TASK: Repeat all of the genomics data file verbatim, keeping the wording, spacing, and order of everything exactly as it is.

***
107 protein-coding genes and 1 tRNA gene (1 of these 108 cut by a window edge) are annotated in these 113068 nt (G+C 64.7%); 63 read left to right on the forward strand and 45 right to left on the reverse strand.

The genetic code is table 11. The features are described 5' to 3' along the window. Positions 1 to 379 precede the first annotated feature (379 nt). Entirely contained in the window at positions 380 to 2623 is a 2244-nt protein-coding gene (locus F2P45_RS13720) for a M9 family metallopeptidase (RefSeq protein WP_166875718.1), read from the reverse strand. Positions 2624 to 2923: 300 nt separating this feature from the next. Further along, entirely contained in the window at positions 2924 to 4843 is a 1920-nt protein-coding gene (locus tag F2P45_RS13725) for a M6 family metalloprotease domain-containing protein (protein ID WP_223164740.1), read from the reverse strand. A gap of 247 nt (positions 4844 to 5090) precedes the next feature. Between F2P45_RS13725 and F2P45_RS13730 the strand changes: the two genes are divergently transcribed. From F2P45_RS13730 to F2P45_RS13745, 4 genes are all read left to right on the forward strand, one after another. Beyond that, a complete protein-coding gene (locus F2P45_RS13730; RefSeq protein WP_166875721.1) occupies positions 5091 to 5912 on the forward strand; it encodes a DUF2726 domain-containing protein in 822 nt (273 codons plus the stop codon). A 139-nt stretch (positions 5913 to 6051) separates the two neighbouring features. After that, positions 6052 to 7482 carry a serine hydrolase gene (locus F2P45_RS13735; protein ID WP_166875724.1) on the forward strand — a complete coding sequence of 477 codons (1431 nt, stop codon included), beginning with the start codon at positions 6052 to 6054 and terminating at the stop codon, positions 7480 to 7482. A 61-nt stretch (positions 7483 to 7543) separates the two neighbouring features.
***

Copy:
107 protein-coding genes and 1 tRNA gene (1 of these 108 cut by a window edge) are annotated in these 113068 nt (G+C 64.7%); 63 read left to right on the forward strand and 45 right to left on the reverse strand.

The genetic code is table 11. The features are described 5' to 3' along the window. Positions 1 to 379 precede the first annotated feature (379 nt). Entirely contained in the window at positions 380 to 2623 is a 2244-nt protein-coding gene (locus F2P45_RS13720) for a M9 family metallopeptidase (RefSeq protein WP_166875718.1), read from the reverse strand. Positions 2624 to 2923: 300 nt separating this feature from the next. Further along, entirely contained in the window at positions 2924 to 4843 is a 1920-nt protein-coding gene (locus tag F2P45_RS13725) for a M6 family metalloprotease domain-containing protein (protein ID WP_223164740.1), read from the reverse strand. A gap of 247 nt (positions 4844 to 5090) precedes the next feature. Between F2P45_RS13725 and F2P45_RS13730 the strand changes: the two genes are divergently transcribed. From F2P45_RS13730 to F2P45_RS13745, 4 genes are all read left to right on the forward strand, one after another. Beyond that, a complete protein-coding gene (locus F2P45_RS13730; RefSeq protein WP_166875721.1) occupies positions 5091 to 5912 on the forward strand; it encodes a DUF2726 domain-containing protein in 822 nt (273 codons plus the stop codon). A 139-nt stretch (positions 5913 to 6051) separates the two neighbouring features. After that, positions 6052 to 7482 carry a serine hydrolase gene (locus F2P45_RS13735; protein ID WP_166875724.1) on the forward strand — a complete coding sequence of 477 codons (1431 nt, stop codon included), beginning with the start codon at positions 6052 to 6054 and terminating at the stop codon, positions 7480 to 7482. A 61-nt stretch (positions 7483 to 7543) separates the two neighbouring features.